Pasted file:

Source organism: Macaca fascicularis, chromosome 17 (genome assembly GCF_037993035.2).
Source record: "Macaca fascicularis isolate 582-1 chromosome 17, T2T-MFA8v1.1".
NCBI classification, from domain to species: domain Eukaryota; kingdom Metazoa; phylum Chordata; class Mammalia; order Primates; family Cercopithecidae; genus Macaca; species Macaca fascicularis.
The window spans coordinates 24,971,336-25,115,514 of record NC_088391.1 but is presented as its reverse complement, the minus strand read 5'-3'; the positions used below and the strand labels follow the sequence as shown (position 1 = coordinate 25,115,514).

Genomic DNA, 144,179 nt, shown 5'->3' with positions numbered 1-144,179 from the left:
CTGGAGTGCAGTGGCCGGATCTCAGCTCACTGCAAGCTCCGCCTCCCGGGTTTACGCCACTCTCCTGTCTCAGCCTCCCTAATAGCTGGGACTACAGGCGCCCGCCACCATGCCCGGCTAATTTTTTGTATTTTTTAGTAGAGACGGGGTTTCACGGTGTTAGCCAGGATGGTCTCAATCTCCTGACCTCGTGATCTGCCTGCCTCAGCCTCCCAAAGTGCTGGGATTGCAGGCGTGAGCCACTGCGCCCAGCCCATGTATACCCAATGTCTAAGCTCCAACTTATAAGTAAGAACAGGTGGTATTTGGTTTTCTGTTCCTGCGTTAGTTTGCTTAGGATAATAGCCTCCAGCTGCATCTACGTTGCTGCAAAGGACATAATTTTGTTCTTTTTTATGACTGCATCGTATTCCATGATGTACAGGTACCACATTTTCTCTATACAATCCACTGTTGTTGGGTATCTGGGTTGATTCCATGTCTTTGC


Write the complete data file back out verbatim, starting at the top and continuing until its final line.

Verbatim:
Source organism: Macaca fascicularis, chromosome 17 (genome assembly GCF_037993035.2).
Source record: "Macaca fascicularis isolate 582-1 chromosome 17, T2T-MFA8v1.1".
NCBI classification, from domain to species: domain Eukaryota; kingdom Metazoa; phylum Chordata; class Mammalia; order Primates; family Cercopithecidae; genus Macaca; species Macaca fascicularis.
The window spans coordinates 24,971,336-25,115,514 of record NC_088391.1 but is presented as its reverse complement, the minus strand read 5'-3'; the positions used below and the strand labels follow the sequence as shown (position 1 = coordinate 25,115,514).

Genomic DNA, 144,179 nt, shown 5'->3' with positions numbered 1-144,179 from the left:
CTGGAGTGCAGTGGCCGGATCTCAGCTCACTGCAAGCTCCGCCTCCCGGGTTTACGCCACTCTCCTGTCTCAGCCTCCCTAATAGCTGGGACTACAGGCGCCCGCCACCATGCCCGGCTAATTTTTTGTATTTTTTAGTAGAGACGGGGTTTCACGGTGTTAGCCAGGATGGTCTCAATCTCCTGACCTCGTGATCTGCCTGCCTCAGCCTCCCAAAGTGCTGGGATTGCAGGCGTGAGCCACTGCGCCCAGCCCATGTATACCCAATGTCTAAGCTCCAACTTATAAGTAAGAACAGGTGGTATTTGGTTTTCTGTTCCTGCGTTAGTTTGCTTAGGATAATAGCCTCCAGCTGCATCTACGTTGCTGCAAAGGACATAATTTTGTTCTTTTTTATGACTGCATCGTATTCCATGATGTACAGGTACCACATTTTCTCTATACAATCCACTGTTGTTGGGTATCTGGGTTGATTCCATGTCTTTGC